NASA and SpaceX are planning to launch the first commercial crew flight to the International Space Station sometime in May. The Crewed Dragon containing astronauts Doug Hurley and Robert Behnken will be the first American crewed space flight to take off from American soil since the last space shuttle mission in 2011.
However, as CBS News reports, the coronavirus pandemic is complicating the runup to the launch. For one thing, NASA has imposed an agency-wide order for all space agency employees to work from home except those who are considered “mission-critical.” Clearly, Hurley and Behnken have to train for their mission in person. So, some extraordinary precautions are being taken.
CBS News quotes Hurley as saying, “We just have to be smart about what we do and how we do it and follow the protocols that our flight surgeons and medical community have set forth. We are going to do the right thing as best we can. We’re going to try to continue to train as best we can. We’re going to do the right things and hopefully arrive at the launch pad healthy when we actually do launch.”
The two astronauts are following procedures that have been in place for decades for travel, using NASA transportation to visit SpaceX facilities in California and to the Kennedy Space Center in Florida. NASA astronauts operated under similar constraints during the shuttle era and when they were obliged to go to the Baikonur Cosmodrome to fly on the Soyuz.
One thing that could change is whether or not families could be flown to the Kennedy Space Center to watch the launch. Traditionally, astronaut families have been present to watch their loved ones fly into space. However, social distancing rules may foreclose that opportunity and Hurley’s and Behnken’s families will have to watch on television like everyone else.
Another possibility that might scrub the launch is if NASA were to decide to go to a more stringent coronavirus protocol in which even mission-critical personnel have to work from home. Also, one or more of the astronauts might take ill, meaning that the launch would have to be delayed until the disease runs its course. The last thing NASA wants to do is to bring the coronavirus to the International Space Station.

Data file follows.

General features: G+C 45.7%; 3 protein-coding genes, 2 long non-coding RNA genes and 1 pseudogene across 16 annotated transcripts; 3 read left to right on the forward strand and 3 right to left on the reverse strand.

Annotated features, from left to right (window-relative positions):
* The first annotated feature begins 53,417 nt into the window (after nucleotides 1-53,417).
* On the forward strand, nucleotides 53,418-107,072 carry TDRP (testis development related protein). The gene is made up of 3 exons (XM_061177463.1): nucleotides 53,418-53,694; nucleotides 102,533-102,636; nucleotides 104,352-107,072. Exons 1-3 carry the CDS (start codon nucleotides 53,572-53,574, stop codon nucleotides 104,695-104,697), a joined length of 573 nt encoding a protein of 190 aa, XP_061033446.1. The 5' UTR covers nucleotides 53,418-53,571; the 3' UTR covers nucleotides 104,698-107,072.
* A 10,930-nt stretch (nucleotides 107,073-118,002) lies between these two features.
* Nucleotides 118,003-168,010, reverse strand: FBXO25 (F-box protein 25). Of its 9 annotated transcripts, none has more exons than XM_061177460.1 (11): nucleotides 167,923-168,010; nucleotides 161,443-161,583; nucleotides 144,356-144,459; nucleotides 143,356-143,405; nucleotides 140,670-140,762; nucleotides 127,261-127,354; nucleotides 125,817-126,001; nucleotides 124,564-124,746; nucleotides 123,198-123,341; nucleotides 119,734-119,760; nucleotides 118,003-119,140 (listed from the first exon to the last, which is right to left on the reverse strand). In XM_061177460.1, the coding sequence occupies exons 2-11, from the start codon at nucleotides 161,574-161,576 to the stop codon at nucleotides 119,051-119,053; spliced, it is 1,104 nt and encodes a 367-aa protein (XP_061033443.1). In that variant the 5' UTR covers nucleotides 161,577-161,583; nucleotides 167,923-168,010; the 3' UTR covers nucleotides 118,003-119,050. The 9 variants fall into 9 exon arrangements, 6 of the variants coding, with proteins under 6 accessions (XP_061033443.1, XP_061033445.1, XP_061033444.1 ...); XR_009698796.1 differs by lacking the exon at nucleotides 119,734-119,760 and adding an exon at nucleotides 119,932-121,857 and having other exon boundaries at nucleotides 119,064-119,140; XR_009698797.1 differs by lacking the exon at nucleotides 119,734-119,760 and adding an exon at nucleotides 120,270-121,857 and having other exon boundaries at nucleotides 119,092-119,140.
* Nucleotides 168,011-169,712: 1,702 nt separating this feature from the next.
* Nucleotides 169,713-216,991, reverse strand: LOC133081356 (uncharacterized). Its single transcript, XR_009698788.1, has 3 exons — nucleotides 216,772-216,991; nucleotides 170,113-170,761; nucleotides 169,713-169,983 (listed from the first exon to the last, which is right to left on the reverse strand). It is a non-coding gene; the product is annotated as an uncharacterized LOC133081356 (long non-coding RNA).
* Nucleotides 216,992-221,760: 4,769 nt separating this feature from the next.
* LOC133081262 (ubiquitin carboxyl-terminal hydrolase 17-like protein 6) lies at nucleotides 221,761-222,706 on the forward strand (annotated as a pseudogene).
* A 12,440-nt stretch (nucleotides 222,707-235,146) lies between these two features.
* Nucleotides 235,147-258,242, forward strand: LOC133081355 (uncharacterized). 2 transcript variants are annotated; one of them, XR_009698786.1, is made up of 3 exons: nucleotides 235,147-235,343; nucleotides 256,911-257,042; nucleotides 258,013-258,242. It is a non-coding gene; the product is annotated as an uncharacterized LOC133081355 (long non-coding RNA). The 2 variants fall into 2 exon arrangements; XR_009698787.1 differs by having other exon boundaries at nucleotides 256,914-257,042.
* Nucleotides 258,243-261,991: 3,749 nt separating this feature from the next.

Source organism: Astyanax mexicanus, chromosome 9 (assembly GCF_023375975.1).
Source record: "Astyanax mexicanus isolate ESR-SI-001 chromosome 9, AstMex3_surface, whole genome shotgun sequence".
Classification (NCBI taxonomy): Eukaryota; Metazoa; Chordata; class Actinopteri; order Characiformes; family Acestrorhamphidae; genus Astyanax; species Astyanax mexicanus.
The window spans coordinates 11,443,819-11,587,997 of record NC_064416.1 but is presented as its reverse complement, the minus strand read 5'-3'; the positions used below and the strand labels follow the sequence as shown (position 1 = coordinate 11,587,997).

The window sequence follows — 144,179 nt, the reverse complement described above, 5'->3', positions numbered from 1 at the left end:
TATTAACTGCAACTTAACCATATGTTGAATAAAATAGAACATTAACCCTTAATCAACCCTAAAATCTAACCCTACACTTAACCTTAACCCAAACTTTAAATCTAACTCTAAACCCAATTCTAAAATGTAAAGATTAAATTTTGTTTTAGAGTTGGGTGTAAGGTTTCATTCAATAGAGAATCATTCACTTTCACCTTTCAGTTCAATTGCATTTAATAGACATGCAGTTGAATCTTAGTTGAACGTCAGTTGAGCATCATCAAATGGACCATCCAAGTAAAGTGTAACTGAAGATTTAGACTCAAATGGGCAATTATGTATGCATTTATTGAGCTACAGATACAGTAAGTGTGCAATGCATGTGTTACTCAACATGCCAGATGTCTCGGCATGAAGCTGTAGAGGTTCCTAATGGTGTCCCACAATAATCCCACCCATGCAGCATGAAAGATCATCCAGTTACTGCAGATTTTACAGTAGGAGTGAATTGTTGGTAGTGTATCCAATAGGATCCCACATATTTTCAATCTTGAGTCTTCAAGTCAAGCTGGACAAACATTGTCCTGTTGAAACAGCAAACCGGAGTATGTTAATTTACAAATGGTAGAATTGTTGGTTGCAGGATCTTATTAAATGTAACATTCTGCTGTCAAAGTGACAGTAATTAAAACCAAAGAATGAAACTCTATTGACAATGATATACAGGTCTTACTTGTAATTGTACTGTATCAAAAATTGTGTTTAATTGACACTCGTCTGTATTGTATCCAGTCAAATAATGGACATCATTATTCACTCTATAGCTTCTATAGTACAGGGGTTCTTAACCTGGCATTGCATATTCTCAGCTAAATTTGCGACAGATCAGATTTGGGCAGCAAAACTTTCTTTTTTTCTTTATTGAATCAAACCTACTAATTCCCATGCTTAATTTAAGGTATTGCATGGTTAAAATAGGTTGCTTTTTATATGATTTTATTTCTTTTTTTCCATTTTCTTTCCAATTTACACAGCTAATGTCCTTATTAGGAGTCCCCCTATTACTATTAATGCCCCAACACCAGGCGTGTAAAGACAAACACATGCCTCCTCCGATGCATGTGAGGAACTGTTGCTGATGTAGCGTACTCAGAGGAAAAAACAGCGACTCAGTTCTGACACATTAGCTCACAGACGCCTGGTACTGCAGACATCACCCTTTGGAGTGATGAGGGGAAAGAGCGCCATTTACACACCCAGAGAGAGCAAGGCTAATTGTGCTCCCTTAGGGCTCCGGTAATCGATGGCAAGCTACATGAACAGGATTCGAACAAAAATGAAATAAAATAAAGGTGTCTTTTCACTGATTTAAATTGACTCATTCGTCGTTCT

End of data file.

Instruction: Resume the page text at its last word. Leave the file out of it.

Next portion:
The space agency has a lot of experience quarantining astronauts. Back during the Apollo program, NASA scientists feared that the astronauts sent to the moon might bring back an alien disease against which no defense existed. Thus, the Apollo 11 astronauts were obliged to put on hazmat suits in the helicopter that recovered them from the Pacific Ocean to be transferred to a trailer on the carrier. The famous picture of President Nixon greeting Armstrong, Aldrin, and Collins through the window of the trailer is a classic from the era.
The astronauts were obliged to remain in isolation for three weeks. Eventually, scientists concluded that not even microbes could survive on the lunar surface so the quarantine requirement was lifted.
As it turns out, NASA is not the only space agency that is being impacted by the coronavirus pandemic.
“The French space agency CNES shut down launch operations at the Guiana Space Center last week and Roscosmos, the Russian federal space agency, said it would follow suit, stopping work on commercially-provided Soyuz rockets scheduled for launch in the coming weeks from the South American base.”
Some launches are going ahead, however. Russia intends to launch a Soyuz containing an American astronaut and two Russian cosmonauts to the ISS April 9. On April 17, three space station crewmembers are scheduled to return to Earth on board a Soyuz.
Meanwhile, SpaceX launched another 60 in a planned constellation of communications satellites called Starlink that it hopes will bring internet access to rural parts of the world. However, besides the upcoming Crewed Dragon launch and the planned liftoff of the Mars Perseverance rover scheduled in July, all other commercial space flights are up in the air, as it were. If the Kennedy Space Center and the Cape Canaveral Air Force Station were to be closed, commercial launches might be deferred for the foreseeable future.